A new injection that reduces treatment time for women with HER2 positive breast cancer, is now being administered to patients in LloydsPharmacy healthcare centres in Cardiff, Wales and Newcastle, England, the pharmacy chain announced on Thursday (May 27).

Working with local NHS Trusts, LloydsPharmacy Clinical Homecare is one of the first healthcare providers to be administering the recently approved Phesgo injection in a community-based setting, helping to bring care closer to home for metastatic breast cancer patients and significantly reduce treatment time.

Rhiannon Walter-Davies, principal pharmacist at Velindre Cancer Centre said: “We are always exploring ways in which we can widen and improve cancer treatment options for our current and future patients and our partnership with LloydsPharmacy Clinical Homecare supports us in that vision.

“For more people than ever, cancer has become a long-term condition rather than an acute disease, and our priority is to provide safe and effective care whilst ensuring patient choice is at the heart of our service. So many of our patients have already benefited from receiving care closer to home and we look forward to many more experiencing improved health outcomes now that we are able to administer this innovative new injection in a community-based setting.”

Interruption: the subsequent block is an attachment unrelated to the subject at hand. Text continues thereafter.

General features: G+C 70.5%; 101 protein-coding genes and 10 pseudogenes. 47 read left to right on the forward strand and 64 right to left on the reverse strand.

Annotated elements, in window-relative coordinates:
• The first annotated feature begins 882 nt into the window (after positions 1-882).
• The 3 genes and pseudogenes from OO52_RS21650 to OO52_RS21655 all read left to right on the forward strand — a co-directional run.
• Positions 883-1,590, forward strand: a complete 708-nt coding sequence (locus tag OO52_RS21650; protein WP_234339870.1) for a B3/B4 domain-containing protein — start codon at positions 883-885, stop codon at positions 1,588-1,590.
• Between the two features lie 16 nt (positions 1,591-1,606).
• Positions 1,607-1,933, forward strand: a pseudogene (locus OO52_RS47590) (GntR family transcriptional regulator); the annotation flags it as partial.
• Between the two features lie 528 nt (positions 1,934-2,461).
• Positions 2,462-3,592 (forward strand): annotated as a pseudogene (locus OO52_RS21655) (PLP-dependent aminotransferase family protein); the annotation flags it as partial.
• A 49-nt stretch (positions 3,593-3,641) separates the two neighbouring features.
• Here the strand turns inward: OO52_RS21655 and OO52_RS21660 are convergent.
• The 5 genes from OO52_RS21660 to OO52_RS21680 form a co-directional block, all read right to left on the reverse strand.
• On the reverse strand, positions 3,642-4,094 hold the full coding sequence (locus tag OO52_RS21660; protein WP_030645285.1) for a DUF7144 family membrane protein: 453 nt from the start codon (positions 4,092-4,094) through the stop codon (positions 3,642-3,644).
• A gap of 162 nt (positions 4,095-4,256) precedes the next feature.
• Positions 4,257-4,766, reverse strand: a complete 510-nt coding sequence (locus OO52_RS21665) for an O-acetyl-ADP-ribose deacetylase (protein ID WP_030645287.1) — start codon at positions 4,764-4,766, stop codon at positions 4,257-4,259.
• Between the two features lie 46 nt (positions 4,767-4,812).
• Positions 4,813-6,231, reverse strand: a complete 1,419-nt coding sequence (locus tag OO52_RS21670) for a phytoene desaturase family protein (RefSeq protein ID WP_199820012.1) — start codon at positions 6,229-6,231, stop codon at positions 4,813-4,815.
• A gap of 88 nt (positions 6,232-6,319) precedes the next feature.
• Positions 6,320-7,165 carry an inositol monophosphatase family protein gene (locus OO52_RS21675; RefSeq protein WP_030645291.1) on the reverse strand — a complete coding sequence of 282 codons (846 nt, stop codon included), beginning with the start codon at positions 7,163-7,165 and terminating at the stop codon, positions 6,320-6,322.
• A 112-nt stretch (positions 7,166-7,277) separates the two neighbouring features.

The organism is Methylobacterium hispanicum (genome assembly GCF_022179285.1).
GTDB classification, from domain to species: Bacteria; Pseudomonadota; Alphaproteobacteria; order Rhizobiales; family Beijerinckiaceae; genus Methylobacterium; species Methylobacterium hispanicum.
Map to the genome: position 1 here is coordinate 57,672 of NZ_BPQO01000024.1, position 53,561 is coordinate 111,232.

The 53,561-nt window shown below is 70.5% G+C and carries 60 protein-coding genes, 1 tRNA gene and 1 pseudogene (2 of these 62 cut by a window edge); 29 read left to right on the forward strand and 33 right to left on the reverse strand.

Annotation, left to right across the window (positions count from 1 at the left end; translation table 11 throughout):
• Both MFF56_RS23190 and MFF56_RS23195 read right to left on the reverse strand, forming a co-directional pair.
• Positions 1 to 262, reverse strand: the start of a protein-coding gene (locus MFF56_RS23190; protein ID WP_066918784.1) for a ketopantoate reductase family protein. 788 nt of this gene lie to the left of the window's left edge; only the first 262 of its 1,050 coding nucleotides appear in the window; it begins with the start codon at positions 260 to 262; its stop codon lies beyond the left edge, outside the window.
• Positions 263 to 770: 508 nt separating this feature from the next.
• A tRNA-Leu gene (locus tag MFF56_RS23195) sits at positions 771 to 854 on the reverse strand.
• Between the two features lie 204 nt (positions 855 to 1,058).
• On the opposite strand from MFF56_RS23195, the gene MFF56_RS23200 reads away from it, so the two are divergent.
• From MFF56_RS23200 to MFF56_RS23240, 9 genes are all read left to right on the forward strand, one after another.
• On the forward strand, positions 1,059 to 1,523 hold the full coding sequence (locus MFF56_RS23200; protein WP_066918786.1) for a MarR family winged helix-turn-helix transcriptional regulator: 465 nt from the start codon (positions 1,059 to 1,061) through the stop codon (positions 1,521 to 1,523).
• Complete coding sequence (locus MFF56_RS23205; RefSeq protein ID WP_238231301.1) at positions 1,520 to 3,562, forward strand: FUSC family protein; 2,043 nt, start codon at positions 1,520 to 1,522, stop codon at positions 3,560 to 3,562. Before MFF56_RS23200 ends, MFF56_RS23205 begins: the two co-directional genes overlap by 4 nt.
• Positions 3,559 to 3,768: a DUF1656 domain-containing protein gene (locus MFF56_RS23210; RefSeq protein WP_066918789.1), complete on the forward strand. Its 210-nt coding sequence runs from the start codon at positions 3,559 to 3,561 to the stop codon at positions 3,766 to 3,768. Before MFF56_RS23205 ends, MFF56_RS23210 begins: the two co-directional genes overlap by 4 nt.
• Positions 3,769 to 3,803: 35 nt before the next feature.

The new breast cancer treatment, which is administered by a LloydsPharmacy Clinical Homecare oncology nurse, was initially introduced at the LloydsPharmacy Healthcare Centre in Cardiff, which is a partnership between Velindre Cancer Centre and Tenovus Cancer Care.

It is now also available at the LloydsPharmacy Healthcare Centre in Newcastle, with Royal Surrey and Scunthorpe clinics launching in the coming months.

The Phesgo injection, developed by manufacturer Roche, is a newly combined remedy of Perjeta (pertuzumab) and Herceptin (trastuzumab) with hyaluronidase. This was previously given as separate intravenous infusions, it is now being delivered as a single subcutaneous injection into a patient’s thigh in combination with intravenous chemotherapy.

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